For the time being, the expectation is for the Fed rate to rise from the current 2.5% to 4% by the end of the year. The problem is that even if the potential for lower oil prices pushes US CPI inflation down to the 5% mark, it will take longer and cost more than expected to bring inflation from 4-4.5% to the 2% target. In other words, even if the Fed sees CPI inflation fall from a peak of 9.1% to around 5% in 2022, rate cuts will not start in 2023, even if signs of recession, including in the labor market, become tangible after mid-2023. On the contrary, US inflation, which will fall relatively "easily" from 9% to 5%, will take much longer to fall from 5% to 2%. So, even if the Fed completes its rate hikes in 2023, rate cuts will not easily be on the agenda before late 2024.
Reflections on Turkey's markets and economy
We should also assess the potential repercussions of this story on the Turkish economy. The slowdown in US inflation, concerns about a global recession and, in particular, the fall in oil prices have had a positive impact on global markets. Hopes have been rekindled that the Fed will limit its rate hikes in response to slowing inflation and that the rate peak could be lower than expected, or even that a real soft landing could take place in mid-2023. All these factors also led to a depreciation of the dollar index.
In the aftermath of this change in sentiment, Turkey's 5-year CDS risk premium fell from around 900 to around 650 and the 10-year eurobond yield fell to around 9.5%. While the Russian currency reserves increased by $7-8 billion, the $20 billion requested from Saudi Arabia appeared on our radar. Despite all these news and developments, and despite the fact that the tourism season saw a peak, the USD/TL did not fall an inch from around 17.9. The reason for the fragility in the TL is that $17.5 billion of the $32.5 billion current account deficit in the first half of the year was due to the net errors and omissions item of unknown origin, and $12.3 billion of the central bank reserves were used to finance the current account deficit. The New Economic Model (NEM) is, of course, the reason for this situation.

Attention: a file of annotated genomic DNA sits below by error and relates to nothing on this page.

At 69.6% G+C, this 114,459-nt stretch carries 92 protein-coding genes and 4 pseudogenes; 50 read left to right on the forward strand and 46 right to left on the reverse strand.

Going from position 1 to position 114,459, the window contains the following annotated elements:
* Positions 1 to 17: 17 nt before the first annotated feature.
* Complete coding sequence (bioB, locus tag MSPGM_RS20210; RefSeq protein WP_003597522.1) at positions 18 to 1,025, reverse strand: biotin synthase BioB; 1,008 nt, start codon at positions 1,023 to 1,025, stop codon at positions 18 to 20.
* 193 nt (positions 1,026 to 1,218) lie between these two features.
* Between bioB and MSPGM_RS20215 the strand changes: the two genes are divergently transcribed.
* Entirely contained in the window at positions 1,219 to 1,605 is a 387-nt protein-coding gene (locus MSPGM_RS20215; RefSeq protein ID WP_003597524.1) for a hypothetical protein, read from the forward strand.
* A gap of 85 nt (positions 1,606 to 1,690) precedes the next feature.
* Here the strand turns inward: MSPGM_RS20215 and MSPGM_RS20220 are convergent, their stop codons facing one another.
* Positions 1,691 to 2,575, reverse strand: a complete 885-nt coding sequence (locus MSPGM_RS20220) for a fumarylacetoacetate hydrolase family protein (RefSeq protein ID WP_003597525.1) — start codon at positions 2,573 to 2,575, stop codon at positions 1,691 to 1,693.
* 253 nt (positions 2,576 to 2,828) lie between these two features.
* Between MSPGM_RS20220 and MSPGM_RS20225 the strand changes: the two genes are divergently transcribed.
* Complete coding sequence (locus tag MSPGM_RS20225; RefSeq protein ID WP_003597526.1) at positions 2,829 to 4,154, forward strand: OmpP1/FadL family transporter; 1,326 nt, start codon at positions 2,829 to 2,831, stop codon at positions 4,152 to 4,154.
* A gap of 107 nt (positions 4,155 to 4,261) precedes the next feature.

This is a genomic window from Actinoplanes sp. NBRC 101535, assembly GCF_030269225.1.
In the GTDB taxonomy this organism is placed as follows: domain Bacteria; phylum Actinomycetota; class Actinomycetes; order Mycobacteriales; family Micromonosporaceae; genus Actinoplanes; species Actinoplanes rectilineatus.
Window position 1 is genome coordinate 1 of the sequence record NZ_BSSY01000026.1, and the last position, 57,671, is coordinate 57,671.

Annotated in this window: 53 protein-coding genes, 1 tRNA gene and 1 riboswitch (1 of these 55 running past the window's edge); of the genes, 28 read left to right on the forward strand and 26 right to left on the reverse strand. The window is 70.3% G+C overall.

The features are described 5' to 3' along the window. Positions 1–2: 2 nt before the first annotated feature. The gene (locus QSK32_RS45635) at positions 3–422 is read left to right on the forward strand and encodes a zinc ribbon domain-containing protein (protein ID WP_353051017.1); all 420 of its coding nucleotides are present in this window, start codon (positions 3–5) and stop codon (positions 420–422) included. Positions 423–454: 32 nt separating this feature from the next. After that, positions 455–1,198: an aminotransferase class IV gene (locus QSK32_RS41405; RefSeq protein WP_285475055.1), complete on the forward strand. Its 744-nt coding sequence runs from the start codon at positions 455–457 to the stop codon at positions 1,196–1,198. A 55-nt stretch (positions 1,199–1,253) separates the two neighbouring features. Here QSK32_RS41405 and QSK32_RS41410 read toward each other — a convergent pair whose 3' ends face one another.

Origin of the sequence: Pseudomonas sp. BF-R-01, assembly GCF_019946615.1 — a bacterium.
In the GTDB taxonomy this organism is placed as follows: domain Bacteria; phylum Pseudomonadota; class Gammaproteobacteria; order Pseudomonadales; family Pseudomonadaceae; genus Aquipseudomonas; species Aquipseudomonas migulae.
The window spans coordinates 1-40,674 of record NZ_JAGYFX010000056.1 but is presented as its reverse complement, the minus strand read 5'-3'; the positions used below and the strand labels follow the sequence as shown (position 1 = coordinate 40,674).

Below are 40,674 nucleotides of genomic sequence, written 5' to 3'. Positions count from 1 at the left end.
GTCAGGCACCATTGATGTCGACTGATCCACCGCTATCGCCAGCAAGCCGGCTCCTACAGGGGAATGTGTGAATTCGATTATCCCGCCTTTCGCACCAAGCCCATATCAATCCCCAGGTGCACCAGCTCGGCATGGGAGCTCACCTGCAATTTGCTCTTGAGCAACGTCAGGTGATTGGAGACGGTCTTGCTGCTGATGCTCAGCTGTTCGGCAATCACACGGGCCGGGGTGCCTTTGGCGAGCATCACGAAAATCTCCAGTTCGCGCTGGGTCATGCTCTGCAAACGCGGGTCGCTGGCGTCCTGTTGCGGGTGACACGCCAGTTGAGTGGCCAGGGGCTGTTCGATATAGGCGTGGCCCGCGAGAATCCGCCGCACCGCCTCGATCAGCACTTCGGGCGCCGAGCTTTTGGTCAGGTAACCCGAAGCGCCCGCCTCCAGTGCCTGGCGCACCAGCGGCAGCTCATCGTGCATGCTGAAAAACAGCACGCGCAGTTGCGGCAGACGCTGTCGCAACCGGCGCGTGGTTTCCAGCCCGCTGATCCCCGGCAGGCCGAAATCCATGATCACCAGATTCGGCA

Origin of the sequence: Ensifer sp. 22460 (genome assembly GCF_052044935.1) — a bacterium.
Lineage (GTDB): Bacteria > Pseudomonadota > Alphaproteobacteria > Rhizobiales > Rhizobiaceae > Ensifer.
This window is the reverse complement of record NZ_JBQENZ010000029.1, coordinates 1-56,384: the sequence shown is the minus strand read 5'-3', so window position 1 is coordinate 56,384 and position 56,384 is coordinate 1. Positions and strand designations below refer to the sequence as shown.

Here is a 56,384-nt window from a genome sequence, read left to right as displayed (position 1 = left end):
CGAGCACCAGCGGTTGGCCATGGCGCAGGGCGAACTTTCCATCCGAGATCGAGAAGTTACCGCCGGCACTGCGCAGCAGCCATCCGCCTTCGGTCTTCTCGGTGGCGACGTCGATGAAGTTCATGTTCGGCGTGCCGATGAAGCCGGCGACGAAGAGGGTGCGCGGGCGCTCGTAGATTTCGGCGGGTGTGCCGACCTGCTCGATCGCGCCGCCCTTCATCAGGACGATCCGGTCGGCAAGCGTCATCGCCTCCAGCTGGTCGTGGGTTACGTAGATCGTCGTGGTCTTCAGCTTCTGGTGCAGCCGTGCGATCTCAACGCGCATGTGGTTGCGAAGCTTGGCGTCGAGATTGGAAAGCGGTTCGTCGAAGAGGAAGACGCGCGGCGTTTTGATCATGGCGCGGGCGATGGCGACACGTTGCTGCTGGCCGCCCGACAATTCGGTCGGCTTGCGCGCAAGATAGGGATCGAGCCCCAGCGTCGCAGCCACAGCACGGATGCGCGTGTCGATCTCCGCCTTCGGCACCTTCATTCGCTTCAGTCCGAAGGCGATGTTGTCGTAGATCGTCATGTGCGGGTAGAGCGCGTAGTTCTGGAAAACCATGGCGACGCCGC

Therefore, the positive sentiment in the US as it becomes clear whether inflation has returned from its peak is unlikely to last long once the level of stickiness in US inflation and the seriousness of the Fed are understood. It will also take some time to clarify whether supply constraints or economic stagnation will weigh on oil prices.
In the run-up to the elections, while we will be watching the course of inflation in the world economy, the pace of interest rate hikes, and the impact of balance sheet tightening measures, the Turkish economy will go through a period of foreign exchange shortages, the complex measures to avoid the abandonment of the NEM will further exacerbate the economic imbalance, external debt payments will come under pressure, and inflation will rise. Against the backdrop of the realization that inflation in the US will not converge quickly to 2% despite a gradual decline, the Turkish economy will continue to experience the negative effects of misguided economic policies on the TL.
*She is an economist with 28 years of professional experience and a columnist on economy/politics on web-based media. She was the Director of Research and Strategy at Egeli & Co. Asset Management, previously was the Turkey Economist of UniCredit Menkul Değerler A.Ş. as the Director of the Research Department; the Chief Economist and the Manager of the Research Department at Ekspres Invest; the Economist at Raymond James Securities; and Ege Invest; an Analyst of the Research Department at Global Securities, and Karon Securities. She received her undergraduate degree in Business Administration from Middle East Technical University in 1995, before receiving her M.A. degree in Economics from Hacettepe University.
She is the mother of a lovely daughter and runs the family farm producing raisins and grains in the city of Manisa/Saruhanli, located in western Turkey.